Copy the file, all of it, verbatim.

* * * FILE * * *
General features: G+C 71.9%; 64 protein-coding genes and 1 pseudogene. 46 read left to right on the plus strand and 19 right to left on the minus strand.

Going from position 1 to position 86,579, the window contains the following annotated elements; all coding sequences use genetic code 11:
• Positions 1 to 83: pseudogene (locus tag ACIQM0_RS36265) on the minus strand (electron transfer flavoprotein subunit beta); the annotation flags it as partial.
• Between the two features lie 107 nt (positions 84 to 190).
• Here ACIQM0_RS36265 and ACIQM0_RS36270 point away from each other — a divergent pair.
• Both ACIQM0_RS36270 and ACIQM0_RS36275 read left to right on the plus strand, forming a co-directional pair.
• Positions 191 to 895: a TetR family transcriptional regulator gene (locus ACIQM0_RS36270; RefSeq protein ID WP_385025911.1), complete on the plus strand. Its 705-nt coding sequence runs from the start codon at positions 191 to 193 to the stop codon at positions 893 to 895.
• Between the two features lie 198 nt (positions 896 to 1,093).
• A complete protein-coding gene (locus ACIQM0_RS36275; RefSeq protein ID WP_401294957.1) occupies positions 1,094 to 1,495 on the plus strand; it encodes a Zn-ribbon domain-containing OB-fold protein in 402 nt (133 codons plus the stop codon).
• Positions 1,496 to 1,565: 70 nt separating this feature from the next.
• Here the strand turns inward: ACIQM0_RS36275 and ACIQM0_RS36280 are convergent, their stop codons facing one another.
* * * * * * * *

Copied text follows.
General features: G+C 71.9%; 64 protein-coding genes and 1 pseudogene. 46 read left to right on the plus strand and 19 right to left on the minus strand.

Going from position 1 to position 86,579, the window contains the following annotated elements; all coding sequences use genetic code 11:
• Positions 1 to 83: pseudogene (locus tag ACIQM0_RS36265) on the minus strand (electron transfer flavoprotein subunit beta); the annotation flags it as partial.
• Between the two features lie 107 nt (positions 84 to 190).
• Here ACIQM0_RS36265 and ACIQM0_RS36270 point away from each other — a divergent pair.
• Both ACIQM0_RS36270 and ACIQM0_RS36275 read left to right on the plus strand, forming a co-directional pair.
• Positions 191 to 895: a TetR family transcriptional regulator gene (locus ACIQM0_RS36270; RefSeq protein ID WP_385025911.1), complete on the plus strand. Its 705-nt coding sequence runs from the start codon at positions 191 to 193 to the stop codon at positions 893 to 895.
• Between the two features lie 198 nt (positions 896 to 1,093).
• A complete protein-coding gene (locus ACIQM0_RS36275; RefSeq protein ID WP_401294957.1) occupies positions 1,094 to 1,495 on the plus strand; it encodes a Zn-ribbon domain-containing OB-fold protein in 402 nt (133 codons plus the stop codon).
• Positions 1,496 to 1,565: 70 nt separating this feature from the next.
• Here the strand turns inward: ACIQM0_RS36275 and ACIQM0_RS36280 are convergent, their stop codons facing one another.